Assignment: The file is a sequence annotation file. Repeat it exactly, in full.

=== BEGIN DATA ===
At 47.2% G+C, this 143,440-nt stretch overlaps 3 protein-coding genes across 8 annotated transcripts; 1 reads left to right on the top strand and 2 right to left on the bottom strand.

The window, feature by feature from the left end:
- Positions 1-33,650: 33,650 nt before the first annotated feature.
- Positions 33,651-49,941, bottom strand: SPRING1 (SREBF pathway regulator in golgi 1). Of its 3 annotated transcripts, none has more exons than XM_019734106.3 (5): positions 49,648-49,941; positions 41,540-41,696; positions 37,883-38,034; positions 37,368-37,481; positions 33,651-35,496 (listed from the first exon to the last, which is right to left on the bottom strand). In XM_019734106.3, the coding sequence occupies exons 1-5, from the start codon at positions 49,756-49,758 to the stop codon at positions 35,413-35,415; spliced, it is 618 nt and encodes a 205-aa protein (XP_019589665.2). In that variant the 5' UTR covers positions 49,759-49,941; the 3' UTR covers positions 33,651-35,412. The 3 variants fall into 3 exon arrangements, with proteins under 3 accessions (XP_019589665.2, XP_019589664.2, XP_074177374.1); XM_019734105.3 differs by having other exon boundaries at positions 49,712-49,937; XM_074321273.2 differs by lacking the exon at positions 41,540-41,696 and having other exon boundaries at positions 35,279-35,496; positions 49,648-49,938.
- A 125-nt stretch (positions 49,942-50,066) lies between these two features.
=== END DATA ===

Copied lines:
At 47.2% G+C, this 143,440-nt stretch overlaps 3 protein-coding genes across 8 annotated transcripts; 1 reads left to right on the top strand and 2 right to left on the bottom strand.

The window, feature by feature from the left end:
- Positions 1-33,650: 33,650 nt before the first annotated feature.
- Positions 33,651-49,941, bottom strand: SPRING1 (SREBF pathway regulator in golgi 1). Of its 3 annotated transcripts, none has more exons than XM_019734106.3 (5): positions 49,648-49,941; positions 41,540-41,696; positions 37,883-38,034; positions 37,368-37,481; positions 33,651-35,496 (listed from the first exon to the last, which is right to left on the bottom strand). In XM_019734106.3, the coding sequence occupies exons 1-5, from the start codon at positions 49,756-49,758 to the stop codon at positions 35,413-35,415; spliced, it is 618 nt and encodes a 205-aa protein (XP_019589665.2). In that variant the 5' UTR covers positions 49,759-49,941; the 3' UTR covers positions 33,651-35,412. The 3 variants fall into 3 exon arrangements, with proteins under 3 accessions (XP_019589665.2, XP_019589664.2, XP_074177374.1); XM_019734105.3 differs by having other exon boundaries at positions 49,712-49,937; XM_074321273.2 differs by lacking the exon at positions 41,540-41,696 and having other exon boundaries at positions 35,279-35,496; positions 49,648-49,938.
- A 125-nt stretch (positions 49,942-50,066) lies between these two features.